Basic Beliefs Determine What You Think, Feel and Do

Basic beliefs underlie your thoughts

Many of your conscious thoughts stem from the vast number of basic beliefs stored in your subconscious mind. When you think about a subject, you are dealing with what you know and believe about that topic. To “remember” something consciously, you must delve into your subconscious storage compartment.

Fortunately, everyone has the ability to use reason and logic; to imagine, wonder, discover and create. These activities take humans well beyond the information stored in their subconscious mind, all the while using basic beliefs as the foundation for these higher order endeavors.

Basic beliefs are responsible for your feelings

Basic beliefs and their associated feelings are inseparable. When a new experience is similar to a previous one, feelings attached to the first event will be felt again. One may not even be consciously aware of the original experience that gives rise to a current feeling.

Basic beliefs dictate much of your behavior

Consider for a moment how essential it is to be able to act without having to make conscious decisions. If it were not for the subconscious control of taking a step, reaching for an item or going about routine tasks, the thinking brain would have to do all that processing…an impossible burden. Basic beliefs influence the details of routine task performance.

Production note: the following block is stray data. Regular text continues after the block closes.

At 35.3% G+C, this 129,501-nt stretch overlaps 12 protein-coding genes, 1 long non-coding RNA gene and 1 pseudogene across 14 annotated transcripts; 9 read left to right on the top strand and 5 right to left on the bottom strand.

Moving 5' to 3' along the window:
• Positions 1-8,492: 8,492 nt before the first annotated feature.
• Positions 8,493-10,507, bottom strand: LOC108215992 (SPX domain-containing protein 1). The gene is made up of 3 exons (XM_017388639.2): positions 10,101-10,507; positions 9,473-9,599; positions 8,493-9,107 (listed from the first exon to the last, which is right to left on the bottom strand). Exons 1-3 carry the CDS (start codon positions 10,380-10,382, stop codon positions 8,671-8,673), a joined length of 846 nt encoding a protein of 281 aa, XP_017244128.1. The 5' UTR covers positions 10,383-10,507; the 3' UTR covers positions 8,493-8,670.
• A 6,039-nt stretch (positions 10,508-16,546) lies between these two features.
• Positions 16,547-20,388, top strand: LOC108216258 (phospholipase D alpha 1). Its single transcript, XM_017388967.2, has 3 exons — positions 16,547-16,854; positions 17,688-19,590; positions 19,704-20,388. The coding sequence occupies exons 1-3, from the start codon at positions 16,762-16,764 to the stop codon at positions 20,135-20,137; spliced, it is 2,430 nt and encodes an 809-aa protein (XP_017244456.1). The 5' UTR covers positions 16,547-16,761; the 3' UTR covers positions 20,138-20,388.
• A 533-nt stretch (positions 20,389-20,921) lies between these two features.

Beyond the routine, basic beliefs subconsciously tell you that something is safe or attractive and therefore approachable, and they tell you what to avoid because it is unfamiliar or potentially dangerous.

Routine tasks and responses to what goes on around you are automatic without the necessity for conscious thought. Your behaviors will be consistent with your basic beliefs because they are your only source for making decisions until you exercise thinking, reasoning and logic.

Basic beliefs and mental health

Basic beliefs and the behaviors that flow from them contribute to mental health when they coincide with inbornintentions. Therefore, when you detect a problematic thought, feeling or behavior, you would do well to consider a change in your basic belief(s). It should be apparent that attempting to change a problematic behavior without changing its underlying basic belief would be futile.

A question for your consideration and comment

Can you name a thought, feeling or behavior not determined or heavily influenced by one or more basic beliefs?

Next step: Go to Barriers to Changing Basic Beliefs